Wednesday, June 13, 2007

Iraq's worsening mess

I'm reading some very troubling reports in the Arabic press regarding the Askariya shrinebombing, and the political fallout following.
The mosque, one of the four most revered in Iraq, has been heavily guarded by Iraqi troops ever since the 2006 attack. No one ever asserted responsibility for that blast. But it was blamed on the Sunni extremist group al-Qaeda in Iraq, which over the years has launched attacks on both Shiite and Sunni targets in an effort to fuel religious battles and push the country into civil war.

The real question comes down to how soon will al-Maliki's government collapse, and what will follow.
Bombers returned overnight to finish off the Askariya Shiite shrine, the same one that was badly damaged in 2006, and Al-Sadr’s bloc suspended its participation in Parliament in protest over the al-Maliki’s government inability to provide basic security. This occurred in the midst of a coordinated insurgent campaign to destroy Iraqi bridges and other infrastructure in and around Baghdad, and while the Americans plead with the Iraqis to do more.

I also have questions about the timing. One day after Moqtada al-Sadr received Sistani's blessing for his attempts to end Sunni-Shia violence, the Shia shrine bombing seems to be an attempt to inflame sectarian conflict.

Al-Sabah carries on page 3 a 560-word report entitled "Muqtada al-Sadr Visits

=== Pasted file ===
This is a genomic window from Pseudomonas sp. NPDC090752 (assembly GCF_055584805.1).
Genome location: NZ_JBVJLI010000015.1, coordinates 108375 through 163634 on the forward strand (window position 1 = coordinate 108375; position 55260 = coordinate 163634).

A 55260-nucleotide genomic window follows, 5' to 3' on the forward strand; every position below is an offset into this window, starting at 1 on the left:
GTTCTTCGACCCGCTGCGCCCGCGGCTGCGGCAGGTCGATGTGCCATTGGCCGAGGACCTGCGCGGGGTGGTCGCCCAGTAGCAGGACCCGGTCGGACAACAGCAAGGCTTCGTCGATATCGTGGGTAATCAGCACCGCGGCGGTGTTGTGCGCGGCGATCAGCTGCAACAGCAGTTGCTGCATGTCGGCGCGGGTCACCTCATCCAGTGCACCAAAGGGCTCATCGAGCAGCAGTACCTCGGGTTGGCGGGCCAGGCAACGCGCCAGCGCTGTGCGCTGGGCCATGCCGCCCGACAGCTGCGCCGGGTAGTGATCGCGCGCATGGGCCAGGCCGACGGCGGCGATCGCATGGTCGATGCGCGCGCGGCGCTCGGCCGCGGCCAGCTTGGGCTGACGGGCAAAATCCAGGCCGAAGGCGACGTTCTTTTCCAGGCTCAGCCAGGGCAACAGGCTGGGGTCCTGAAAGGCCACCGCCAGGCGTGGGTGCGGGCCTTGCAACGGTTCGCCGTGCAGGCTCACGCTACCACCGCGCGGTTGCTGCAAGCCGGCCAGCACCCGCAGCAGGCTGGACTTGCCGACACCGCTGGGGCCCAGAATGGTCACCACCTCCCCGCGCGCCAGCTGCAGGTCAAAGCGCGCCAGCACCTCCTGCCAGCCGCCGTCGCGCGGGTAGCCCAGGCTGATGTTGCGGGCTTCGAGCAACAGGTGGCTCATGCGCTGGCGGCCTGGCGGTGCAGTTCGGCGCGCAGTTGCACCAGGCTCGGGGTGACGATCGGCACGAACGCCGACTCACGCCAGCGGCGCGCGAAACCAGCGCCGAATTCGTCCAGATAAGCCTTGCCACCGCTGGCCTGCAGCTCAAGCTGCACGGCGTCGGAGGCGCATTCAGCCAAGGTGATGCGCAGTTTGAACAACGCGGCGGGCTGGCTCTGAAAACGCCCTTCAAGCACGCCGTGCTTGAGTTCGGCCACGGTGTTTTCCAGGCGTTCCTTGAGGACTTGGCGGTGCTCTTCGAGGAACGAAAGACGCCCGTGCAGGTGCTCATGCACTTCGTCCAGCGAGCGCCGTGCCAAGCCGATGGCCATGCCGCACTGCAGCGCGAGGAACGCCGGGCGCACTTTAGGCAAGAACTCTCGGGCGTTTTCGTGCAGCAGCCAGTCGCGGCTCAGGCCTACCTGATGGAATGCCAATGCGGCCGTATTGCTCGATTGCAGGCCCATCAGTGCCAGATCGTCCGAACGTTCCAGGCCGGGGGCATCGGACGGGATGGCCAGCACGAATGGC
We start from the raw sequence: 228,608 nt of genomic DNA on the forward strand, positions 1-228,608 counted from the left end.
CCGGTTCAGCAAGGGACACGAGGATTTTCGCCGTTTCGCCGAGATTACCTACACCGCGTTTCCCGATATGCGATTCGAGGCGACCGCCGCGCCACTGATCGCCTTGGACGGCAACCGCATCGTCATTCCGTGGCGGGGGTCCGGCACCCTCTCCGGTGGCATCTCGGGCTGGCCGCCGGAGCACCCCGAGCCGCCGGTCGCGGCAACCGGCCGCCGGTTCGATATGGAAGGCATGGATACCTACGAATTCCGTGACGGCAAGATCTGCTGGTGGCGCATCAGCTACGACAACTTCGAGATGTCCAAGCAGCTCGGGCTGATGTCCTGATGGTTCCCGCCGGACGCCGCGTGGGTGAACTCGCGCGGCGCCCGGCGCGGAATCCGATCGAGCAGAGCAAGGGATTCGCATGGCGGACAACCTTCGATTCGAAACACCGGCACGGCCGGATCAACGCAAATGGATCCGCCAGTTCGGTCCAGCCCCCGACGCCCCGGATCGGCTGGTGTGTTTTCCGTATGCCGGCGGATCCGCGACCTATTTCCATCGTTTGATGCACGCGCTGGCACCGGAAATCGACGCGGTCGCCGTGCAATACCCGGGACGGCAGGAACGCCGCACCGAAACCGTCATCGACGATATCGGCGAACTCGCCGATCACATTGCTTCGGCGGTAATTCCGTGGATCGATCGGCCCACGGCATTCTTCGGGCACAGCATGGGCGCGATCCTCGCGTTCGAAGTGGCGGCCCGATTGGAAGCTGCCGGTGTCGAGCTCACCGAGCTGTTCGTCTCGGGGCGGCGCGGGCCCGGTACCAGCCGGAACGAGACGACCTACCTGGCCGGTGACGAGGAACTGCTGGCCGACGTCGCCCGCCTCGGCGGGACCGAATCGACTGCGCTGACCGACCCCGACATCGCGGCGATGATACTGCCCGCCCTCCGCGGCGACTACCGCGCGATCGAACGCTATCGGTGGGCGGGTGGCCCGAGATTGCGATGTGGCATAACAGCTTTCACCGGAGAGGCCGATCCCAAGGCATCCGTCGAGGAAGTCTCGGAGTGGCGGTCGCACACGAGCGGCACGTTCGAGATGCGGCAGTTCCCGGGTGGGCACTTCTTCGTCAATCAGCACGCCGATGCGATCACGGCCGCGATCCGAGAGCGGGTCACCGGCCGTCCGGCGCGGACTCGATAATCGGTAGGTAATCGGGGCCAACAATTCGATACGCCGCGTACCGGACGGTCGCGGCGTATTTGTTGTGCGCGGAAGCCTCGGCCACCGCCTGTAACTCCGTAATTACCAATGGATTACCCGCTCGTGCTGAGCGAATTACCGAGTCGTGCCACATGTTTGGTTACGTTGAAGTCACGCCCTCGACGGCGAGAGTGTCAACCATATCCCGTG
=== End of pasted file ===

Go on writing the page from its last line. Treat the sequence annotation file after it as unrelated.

Grand Religious Authority in His House in Al-Najaf; Al-Sistani Blesses Al-Sadr
Trend's Efforts To Bring Shiites, Sunnis Together." . .

"Sayed Muqtada refuses all kinds of violence and he refuses to answer violence with violence," Obaidi said. "Sayed" is an honorific used for descendents of the Prophet Muhammad.

As I've said before, al-Sadr has positioned himself to be a real power broker in the future of Iraq. He could be our best hope or our worst fear in Iraq.

The reaction was swift in Shiite-dominated southern Iraq. Black banners were
hoisted outside the Najaf residence of radical cleric al-Sadr, who called for three days mourning and peaceful demonstrations to mark the minarets' destruction and criticized the government for not doing enough to protect the site.

He also said the U.S. occupation is "the only enemy of Iraq" and "that's why everyone must demand its departure," or a timetable for its departure.

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